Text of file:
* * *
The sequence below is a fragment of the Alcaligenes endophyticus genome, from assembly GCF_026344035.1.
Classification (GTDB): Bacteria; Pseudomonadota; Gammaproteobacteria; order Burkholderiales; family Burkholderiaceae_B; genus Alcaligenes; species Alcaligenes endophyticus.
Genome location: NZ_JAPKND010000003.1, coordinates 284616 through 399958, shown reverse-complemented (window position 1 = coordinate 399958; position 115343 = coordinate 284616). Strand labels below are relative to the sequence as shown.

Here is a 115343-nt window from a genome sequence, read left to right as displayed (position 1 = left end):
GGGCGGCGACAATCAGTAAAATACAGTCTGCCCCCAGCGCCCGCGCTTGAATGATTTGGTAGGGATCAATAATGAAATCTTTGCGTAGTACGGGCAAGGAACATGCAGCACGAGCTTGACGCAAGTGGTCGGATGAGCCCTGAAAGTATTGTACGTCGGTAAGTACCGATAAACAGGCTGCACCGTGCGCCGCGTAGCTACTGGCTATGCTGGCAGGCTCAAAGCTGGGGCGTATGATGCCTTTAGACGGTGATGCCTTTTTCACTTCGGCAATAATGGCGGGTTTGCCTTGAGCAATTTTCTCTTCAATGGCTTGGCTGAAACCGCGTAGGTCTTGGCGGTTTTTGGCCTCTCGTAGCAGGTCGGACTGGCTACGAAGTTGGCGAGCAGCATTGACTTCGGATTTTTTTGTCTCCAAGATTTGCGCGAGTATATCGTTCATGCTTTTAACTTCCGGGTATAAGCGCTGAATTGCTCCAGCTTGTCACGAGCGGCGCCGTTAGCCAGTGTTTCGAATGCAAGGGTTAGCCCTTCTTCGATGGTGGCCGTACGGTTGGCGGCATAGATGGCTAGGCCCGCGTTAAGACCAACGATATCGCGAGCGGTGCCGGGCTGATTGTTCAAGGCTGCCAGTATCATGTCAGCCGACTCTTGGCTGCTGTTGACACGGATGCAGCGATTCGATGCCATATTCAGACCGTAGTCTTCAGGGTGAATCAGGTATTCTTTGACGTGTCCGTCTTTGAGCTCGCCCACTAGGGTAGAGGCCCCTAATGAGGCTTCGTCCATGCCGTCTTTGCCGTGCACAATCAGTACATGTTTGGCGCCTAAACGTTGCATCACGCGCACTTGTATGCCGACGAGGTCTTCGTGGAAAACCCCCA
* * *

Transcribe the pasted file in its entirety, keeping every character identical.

The sequence below is a fragment of the Alcaligenes endophyticus genome, from assembly GCF_026344035.1.
Classification (GTDB): Bacteria; Pseudomonadota; Gammaproteobacteria; order Burkholderiales; family Burkholderiaceae_B; genus Alcaligenes; species Alcaligenes endophyticus.
Genome location: NZ_JAPKND010000003.1, coordinates 284616 through 399958, shown reverse-complemented (window position 1 = coordinate 399958; position 115343 = coordinate 284616). Strand labels below are relative to the sequence as shown.

Here is a 115343-nt window from a genome sequence, read left to right as displayed (position 1 = left end):
GGGCGGCGACAATCAGTAAAATACAGTCTGCCCCCAGCGCCCGCGCTTGAATGATTTGGTAGGGATCAATAATGAAATCTTTGCGTAGTACGGGCAAGGAACATGCAGCACGAGCTTGACGCAAGTGGTCGGATGAGCCCTGAAAGTATTGTACGTCGGTAAGTACCGATAAACAGGCTGCACCGTGCGCCGCGTAGCTACTGGCTATGCTGGCAGGCTCAAAGCTGGGGCGTATGATGCCTTTAGACGGTGATGCCTTTTTCACTTCGGCAATAATGGCGGGTTTGCCTTGAGCAATTTTCTCTTCAATGGCTTGGCTGAAACCGCGTAGGTCTTGGCGGTTTTTGGCCTCTCGTAGCAGGTCGGACTGGCTACGAAGTTGGCGAGCAGCATTGACTTCGGATTTTTTTGTCTCCAAGATTTGCGCGAGTATATCGTTCATGCTTTTAACTTCCGGGTATAAGCGCTGAATTGCTCCAGCTTGTCACGAGCGGCGCCGTTAGCCAGTGTTTCGAATGCAAGGGTTAGCCCTTCTTCGATGGTGGCCGTACGGTTGGCGGCATAGATGGCTAGGCCCGCGTTAAGACCAACGATATCGCGAGCGGTGCCGGGCTGATTGTTCAAGGCTGCCAGTATCATGTCAGCCGACTCTTGGCTGCTGTTGACACGGATGCAGCGATTCGATGCCATATTCAGACCGTAGTCTTCAGGGTGAATCAGGTATTCTTTGACGTGTCCGTCTTTGAGCTCGCCCACTAGGGTAGAGGCCCCTAATGAGGCTTCGTCCATGCCGTCTTTGCCGTGCACAATCAGTACATGTTTGGCGCCTAAACGTTGCATCACGCGCACTTGTATGCCGACGAGGTCTTCGTGGAAAACCCCCA